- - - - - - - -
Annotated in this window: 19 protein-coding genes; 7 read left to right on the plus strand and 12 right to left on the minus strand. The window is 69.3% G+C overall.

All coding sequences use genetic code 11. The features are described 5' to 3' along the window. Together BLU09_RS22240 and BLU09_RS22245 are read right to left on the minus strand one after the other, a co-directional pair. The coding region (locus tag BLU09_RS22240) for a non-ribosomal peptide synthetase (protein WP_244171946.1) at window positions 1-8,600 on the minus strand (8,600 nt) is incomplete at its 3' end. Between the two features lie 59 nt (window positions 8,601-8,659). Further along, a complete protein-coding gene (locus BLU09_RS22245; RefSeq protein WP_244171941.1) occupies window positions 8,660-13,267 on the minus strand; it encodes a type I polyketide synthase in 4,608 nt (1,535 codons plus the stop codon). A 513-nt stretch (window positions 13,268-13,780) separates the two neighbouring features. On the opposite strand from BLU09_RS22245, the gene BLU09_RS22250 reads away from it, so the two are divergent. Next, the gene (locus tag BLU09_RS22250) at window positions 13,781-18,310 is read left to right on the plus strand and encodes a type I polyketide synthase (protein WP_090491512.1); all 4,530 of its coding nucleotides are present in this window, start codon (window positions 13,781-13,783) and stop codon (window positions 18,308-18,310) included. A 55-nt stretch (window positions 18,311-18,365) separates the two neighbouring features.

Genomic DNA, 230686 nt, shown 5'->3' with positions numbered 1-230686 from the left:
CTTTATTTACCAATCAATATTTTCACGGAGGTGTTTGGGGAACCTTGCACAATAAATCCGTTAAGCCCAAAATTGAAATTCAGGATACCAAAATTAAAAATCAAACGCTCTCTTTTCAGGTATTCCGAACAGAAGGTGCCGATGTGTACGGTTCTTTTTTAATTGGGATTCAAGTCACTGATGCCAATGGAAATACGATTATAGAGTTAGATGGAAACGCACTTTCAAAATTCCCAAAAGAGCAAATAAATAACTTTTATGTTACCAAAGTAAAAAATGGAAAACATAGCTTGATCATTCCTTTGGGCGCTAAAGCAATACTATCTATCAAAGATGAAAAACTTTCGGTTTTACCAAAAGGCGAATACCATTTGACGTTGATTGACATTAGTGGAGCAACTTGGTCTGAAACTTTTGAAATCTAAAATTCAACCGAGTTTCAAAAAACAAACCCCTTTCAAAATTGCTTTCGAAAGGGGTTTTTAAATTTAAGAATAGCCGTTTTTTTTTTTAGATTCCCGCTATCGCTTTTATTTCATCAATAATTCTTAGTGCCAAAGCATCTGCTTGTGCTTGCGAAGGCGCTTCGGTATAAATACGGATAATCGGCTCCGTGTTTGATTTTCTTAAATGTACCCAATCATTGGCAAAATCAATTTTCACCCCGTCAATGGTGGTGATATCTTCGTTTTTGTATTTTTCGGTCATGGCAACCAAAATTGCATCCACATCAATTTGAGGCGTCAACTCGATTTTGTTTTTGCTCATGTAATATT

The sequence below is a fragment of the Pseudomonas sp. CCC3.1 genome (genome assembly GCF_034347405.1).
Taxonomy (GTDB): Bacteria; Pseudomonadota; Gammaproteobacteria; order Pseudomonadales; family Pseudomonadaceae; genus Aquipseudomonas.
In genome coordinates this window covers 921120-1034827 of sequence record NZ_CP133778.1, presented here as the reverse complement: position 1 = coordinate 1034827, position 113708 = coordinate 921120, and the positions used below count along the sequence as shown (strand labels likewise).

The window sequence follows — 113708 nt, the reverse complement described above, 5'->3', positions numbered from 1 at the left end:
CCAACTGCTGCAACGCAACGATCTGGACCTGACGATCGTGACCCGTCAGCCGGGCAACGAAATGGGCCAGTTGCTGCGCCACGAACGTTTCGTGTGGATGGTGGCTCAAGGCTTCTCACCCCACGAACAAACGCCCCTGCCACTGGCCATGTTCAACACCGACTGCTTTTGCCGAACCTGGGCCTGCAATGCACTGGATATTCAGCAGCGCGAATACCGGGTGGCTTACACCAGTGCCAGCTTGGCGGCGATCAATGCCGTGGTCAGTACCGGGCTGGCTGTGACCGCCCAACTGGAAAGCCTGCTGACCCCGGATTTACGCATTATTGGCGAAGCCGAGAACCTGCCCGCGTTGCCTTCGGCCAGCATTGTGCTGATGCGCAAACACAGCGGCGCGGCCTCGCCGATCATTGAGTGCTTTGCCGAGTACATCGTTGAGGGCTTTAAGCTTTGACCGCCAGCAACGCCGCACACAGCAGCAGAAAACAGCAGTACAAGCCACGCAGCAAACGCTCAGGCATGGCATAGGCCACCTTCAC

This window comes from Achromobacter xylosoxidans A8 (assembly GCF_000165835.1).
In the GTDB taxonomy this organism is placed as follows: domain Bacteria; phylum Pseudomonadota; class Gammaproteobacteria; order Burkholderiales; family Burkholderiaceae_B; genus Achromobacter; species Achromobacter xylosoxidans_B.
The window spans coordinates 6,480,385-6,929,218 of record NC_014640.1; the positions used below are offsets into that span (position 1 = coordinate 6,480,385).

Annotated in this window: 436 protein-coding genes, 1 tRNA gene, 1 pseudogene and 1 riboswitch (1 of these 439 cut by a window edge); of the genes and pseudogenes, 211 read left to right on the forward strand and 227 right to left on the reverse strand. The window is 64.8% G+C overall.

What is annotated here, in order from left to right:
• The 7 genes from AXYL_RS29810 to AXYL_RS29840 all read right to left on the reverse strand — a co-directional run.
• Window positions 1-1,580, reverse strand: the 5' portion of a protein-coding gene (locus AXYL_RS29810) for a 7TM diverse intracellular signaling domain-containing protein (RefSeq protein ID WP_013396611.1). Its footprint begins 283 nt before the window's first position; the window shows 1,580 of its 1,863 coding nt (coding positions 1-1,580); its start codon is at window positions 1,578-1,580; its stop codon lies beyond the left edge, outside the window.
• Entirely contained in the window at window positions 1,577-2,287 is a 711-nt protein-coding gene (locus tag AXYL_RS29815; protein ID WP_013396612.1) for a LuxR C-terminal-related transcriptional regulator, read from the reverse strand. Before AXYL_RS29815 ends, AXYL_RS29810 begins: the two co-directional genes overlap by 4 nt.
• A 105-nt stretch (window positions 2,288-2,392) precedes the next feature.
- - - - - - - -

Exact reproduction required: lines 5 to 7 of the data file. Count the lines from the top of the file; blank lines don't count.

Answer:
The sequence below is a fragment of the Pseudomonas sp. CCC3.1 genome (genome assembly GCF_034347405.1).
Taxonomy (GTDB): Bacteria; Pseudomonadota; Gammaproteobacteria; order Pseudomonadales; family Pseudomonadaceae; genus Aquipseudomonas.
In genome coordinates this window covers 921120-1034827 of sequence record NZ_CP133778.1, presented here as the reverse complement: position 1 = coordinate 1034827, position 113708 = coordinate 921120, and the positions used below count along the sequence as shown (strand labels likewise).